Collina: “Analyzing referees' mistakes is the key”
Pierluigi Collina, regarded by many as the best football referee ever and now retired Italian official, was a guest lecturer in Belgrade at the inaugural Intesa Academy.
"I miss refereeing a lot. I still dream of being able to get out on the pitch with my whistle in a next life, but I know it’s impossible," said Collina with a familiar smile. The Italian is, however, involved in refereeing in a different mode, as a member of the UEFA Referees Committee. "After three years in Italy as the head of the Referees Committee, I was called up by UEFA president Michel Platini. Our team is small, there are only three members. We deal with referee preparation, selection and assigning them to games. My aim, my hope is not to find a new Collina – the best referee in the world – but to create a group of referees who could live up to the task of officiating extremely important and difficult games.
The former top referee commented he is not someone who could discuss the issue whether goal-line technology should be accepted in football. "This is something the international board decides on. Still, in the past three years in the Europa League and two years in the Champions League we have had the additional fourth and fifth referee on the pitch, and it has yielded good results. It is not a question about only goal-line technology, but also the situations in the penalty area like holding, pulling the opponent’s shirt, pushing at corners and set pieces. Analyses have shown that players, when they know someone is watching them from behind, are much more careful and as a result, the number of undetected offences has been drastically reduced. This is why this practice will be used in the forthcoming European Championships." Collina agrees with the suggestion that illegal betting is a painful issue in today’s football. "UEFA is very careful when it comes to it. A special department is in charge of the situation, working together with national associations. If we lose the battle against illegal bookmakers, football is done – it would be the end of it. This is an extremely important issue, a touchy subject and UEFA are taking good care of anything related to betting."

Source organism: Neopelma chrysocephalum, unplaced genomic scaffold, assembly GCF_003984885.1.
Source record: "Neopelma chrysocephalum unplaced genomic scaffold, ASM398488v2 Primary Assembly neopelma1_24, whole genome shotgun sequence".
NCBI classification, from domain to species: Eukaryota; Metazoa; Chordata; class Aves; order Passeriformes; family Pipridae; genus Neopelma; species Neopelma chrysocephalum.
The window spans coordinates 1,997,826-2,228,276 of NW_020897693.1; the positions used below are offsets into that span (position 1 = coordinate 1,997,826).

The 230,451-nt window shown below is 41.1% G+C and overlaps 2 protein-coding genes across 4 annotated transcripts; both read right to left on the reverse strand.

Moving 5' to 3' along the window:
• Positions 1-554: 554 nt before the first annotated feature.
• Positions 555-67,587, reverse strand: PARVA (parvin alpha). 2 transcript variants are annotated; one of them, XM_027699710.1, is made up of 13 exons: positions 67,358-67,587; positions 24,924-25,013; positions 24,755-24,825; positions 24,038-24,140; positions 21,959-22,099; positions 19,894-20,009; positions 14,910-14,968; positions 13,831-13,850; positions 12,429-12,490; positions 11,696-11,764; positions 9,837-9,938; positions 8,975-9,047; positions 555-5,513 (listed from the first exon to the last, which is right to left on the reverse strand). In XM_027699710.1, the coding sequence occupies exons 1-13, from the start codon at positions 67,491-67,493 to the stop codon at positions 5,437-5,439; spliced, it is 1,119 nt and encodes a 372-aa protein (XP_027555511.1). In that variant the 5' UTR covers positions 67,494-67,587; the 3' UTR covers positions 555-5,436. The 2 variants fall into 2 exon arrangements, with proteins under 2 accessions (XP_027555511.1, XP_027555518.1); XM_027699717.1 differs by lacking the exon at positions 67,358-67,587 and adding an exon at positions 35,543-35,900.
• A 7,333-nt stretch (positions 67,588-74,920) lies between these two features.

Are today’s professional referees who officiate matches at the top level – such as the Champions League – the future of football? "It doesn’t matter if they are called professional referees. We cannot expect a ref who works until 5pm to go to a training session and do it perfectly, because they are tired from work. When preparing for a match, a referee needs to watch out for details, take notes, do research, look into the laws of the game and prepare himself psychologically for the match. If he or she works until five, then there is no chance they can do it."
Collina admits he made a few mistakes during his days. "I refereed a number of really important matches and I made mistakes. Making mistakes is an integral part of any job. What matters most for a referee is to analyze the mistakes analytically and establish the reasons why they made them so they reduce those situations to a minimum. This is the key."